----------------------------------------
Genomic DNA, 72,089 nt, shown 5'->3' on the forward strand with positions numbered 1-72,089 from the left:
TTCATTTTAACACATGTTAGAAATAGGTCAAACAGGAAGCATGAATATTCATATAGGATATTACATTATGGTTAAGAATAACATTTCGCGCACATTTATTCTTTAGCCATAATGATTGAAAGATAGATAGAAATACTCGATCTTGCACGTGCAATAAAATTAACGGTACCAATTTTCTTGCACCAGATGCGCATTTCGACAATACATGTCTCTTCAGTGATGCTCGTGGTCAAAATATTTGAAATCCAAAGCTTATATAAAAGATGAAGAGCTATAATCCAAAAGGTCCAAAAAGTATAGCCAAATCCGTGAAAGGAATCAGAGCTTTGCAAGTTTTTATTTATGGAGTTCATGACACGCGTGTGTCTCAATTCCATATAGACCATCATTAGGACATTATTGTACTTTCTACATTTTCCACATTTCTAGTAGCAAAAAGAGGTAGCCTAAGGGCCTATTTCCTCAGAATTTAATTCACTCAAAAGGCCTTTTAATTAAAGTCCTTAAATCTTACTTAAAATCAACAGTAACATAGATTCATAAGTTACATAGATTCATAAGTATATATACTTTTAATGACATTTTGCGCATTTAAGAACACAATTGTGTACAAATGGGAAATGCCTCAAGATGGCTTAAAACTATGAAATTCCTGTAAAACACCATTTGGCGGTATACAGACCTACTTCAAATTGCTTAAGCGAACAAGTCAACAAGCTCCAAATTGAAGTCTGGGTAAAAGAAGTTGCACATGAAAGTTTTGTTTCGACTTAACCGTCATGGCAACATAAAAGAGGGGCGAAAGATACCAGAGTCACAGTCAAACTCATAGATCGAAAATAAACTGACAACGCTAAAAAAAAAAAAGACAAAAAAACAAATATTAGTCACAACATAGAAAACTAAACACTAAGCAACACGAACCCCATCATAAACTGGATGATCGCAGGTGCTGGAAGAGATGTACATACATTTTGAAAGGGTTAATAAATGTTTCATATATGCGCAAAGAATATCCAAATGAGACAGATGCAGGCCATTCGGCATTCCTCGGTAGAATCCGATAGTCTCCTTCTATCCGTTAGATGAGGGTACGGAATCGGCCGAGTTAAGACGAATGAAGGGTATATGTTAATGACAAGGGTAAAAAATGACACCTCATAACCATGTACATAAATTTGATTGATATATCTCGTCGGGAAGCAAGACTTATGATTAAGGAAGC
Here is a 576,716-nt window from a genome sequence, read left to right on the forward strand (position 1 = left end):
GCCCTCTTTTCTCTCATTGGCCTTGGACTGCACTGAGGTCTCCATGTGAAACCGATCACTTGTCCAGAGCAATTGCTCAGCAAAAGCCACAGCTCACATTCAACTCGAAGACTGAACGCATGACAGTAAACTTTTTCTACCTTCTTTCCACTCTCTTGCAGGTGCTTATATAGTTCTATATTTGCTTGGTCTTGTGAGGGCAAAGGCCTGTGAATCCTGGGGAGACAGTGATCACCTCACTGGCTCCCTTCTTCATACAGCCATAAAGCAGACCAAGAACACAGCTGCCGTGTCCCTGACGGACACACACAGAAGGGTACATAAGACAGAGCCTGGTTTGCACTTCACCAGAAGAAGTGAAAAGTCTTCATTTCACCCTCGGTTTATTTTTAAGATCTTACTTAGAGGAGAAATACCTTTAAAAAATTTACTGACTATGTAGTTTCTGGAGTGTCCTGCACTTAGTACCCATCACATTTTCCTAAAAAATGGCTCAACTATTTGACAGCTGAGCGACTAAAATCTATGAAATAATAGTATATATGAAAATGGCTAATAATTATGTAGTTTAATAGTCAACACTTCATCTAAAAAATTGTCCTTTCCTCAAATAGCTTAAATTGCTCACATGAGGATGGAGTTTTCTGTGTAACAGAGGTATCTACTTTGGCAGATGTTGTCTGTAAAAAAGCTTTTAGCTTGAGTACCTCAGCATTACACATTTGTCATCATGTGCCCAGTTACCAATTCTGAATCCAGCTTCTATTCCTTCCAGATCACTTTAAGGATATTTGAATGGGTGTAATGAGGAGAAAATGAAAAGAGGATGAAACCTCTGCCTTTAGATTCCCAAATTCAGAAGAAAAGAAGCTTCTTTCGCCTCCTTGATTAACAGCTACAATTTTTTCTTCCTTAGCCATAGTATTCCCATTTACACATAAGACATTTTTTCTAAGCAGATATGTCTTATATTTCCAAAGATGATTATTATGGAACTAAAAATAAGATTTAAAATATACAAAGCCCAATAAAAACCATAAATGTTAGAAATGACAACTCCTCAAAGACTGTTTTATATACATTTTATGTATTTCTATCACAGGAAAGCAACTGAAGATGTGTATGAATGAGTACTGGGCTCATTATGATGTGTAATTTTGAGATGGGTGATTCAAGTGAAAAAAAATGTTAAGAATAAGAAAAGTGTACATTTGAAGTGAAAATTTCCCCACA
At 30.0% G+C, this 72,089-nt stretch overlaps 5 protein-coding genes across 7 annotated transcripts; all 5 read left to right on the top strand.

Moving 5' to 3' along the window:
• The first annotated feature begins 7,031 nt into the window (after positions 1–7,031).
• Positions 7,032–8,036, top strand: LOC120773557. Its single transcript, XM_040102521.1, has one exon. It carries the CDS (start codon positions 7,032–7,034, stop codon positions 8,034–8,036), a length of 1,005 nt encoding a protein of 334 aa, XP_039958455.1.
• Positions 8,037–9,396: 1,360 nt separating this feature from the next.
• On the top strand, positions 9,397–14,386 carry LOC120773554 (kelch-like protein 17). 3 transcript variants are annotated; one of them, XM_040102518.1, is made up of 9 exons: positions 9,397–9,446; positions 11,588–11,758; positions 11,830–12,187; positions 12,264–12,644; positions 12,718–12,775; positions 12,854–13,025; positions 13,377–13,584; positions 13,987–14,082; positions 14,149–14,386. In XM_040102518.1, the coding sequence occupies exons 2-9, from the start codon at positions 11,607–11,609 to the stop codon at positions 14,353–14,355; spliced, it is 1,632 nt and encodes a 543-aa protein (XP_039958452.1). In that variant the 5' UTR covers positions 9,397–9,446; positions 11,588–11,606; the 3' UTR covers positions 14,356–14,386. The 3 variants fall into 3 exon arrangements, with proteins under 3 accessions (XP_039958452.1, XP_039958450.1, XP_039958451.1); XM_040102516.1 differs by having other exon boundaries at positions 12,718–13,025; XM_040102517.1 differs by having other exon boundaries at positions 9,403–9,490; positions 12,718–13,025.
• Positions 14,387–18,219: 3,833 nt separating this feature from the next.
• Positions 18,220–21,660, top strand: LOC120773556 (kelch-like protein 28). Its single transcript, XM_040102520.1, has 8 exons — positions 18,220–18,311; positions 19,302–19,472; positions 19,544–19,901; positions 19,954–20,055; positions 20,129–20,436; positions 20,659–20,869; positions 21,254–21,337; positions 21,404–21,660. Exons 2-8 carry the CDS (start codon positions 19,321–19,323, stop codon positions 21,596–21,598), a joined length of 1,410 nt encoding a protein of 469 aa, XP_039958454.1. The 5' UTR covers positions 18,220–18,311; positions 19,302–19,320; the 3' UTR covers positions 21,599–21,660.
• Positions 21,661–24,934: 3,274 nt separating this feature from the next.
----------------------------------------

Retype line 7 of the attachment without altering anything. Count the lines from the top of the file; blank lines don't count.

• The first annotated feature begins 7,031 nt into the window (after positions 1–7,031).